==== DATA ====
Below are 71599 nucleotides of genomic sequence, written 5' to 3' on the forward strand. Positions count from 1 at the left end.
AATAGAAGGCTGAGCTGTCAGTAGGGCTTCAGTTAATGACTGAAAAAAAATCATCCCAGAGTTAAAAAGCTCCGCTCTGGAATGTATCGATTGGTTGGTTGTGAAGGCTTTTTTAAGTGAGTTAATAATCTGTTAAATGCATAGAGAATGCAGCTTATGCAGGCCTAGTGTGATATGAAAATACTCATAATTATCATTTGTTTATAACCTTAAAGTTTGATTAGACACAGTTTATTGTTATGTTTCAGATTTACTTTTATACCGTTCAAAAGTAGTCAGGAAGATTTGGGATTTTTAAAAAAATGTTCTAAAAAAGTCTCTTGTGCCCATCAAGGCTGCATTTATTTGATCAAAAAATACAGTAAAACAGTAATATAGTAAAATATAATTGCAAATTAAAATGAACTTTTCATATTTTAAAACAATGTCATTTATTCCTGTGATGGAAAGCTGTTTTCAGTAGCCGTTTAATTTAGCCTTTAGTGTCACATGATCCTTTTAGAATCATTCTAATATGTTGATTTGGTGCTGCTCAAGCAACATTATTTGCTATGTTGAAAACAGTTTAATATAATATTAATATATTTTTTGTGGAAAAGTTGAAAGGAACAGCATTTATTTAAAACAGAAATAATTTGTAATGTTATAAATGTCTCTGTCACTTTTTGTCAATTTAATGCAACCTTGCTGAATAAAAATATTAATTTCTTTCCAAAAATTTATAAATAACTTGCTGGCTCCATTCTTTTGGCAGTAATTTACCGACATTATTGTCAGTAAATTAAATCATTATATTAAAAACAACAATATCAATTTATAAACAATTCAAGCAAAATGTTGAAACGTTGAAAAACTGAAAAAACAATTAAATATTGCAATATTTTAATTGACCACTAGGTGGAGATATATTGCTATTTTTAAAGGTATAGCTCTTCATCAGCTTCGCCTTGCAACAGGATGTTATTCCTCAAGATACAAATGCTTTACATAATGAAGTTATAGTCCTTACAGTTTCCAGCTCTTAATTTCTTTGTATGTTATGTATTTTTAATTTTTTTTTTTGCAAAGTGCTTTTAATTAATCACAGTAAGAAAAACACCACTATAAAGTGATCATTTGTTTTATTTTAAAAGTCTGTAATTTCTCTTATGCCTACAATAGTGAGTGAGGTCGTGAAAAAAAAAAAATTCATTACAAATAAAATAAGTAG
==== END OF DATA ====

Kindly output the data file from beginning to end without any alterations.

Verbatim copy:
Below are 71599 nucleotides of genomic sequence, written 5' to 3' on the forward strand. Positions count from 1 at the left end.
AATAGAAGGCTGAGCTGTCAGTAGGGCTTCAGTTAATGACTGAAAAAAAATCATCCCAGAGTTAAAAAGCTCCGCTCTGGAATGTATCGATTGGTTGGTTGTGAAGGCTTTTTTAAGTGAGTTAATAATCTGTTAAATGCATAGAGAATGCAGCTTATGCAGGCCTAGTGTGATATGAAAATACTCATAATTATCATTTGTTTATAACCTTAAAGTTTGATTAGACACAGTTTATTGTTATGTTTCAGATTTACTTTTATACCGTTCAAAAGTAGTCAGGAAGATTTGGGATTTTTAAAAAAATGTTCTAAAAAAGTCTCTTGTGCCCATCAAGGCTGCATTTATTTGATCAAAAAATACAGTAAAACAGTAATATAGTAAAATATAATTGCAAATTAAAATGAACTTTTCATATTTTAAAACAATGTCATTTATTCCTGTGATGGAAAGCTGTTTTCAGTAGCCGTTTAATTTAGCCTTTAGTGTCACATGATCCTTTTAGAATCATTCTAATATGTTGATTTGGTGCTGCTCAAGCAACATTATTTGCTATGTTGAAAACAGTTTAATATAATATTAATATATTTTTTGTGGAAAAGTTGAAAGGAACAGCATTTATTTAAAACAGAAATAATTTGTAATGTTATAAATGTCTCTGTCACTTTTTGTCAATTTAATGCAACCTTGCTGAATAAAAATATTAATTTCTTTCCAAAAATTTATAAATAACTTGCTGGCTCCATTCTTTTGGCAGTAATTTACCGACATTATTGTCAGTAAATTAAATCATTATATTAAAAACAACAATATCAATTTATAAACAATTCAAGCAAAATGTTGAAACGTTGAAAAACTGAAAAAACAATTAAATATTGCAATATTTTAATTGACCACTAGGTGGAGATATATTGCTATTTTTAAAGGTATAGCTCTTCATCAGCTTCGCCTTGCAACAGGATGTTATTCCTCAAGATACAAATGCTTTACATAATGAAGTTATAGTCCTTACAGTTTCCAGCTCTTAATTTCTTTGTATGTTATGTATTTTTAATTTTTTTTTTTGCAAAGTGCTTTTAATTAATCACAGTAAGAAAAACACCACTATAAAGTGATCATTTGTTTTATTTTAAAAGTCTGTAATTTCTCTTATGCCTACAATAGTGAGTGAGGTCGTGAAAAAAAAAAAATTCATTACAAATAAAATAAGTAG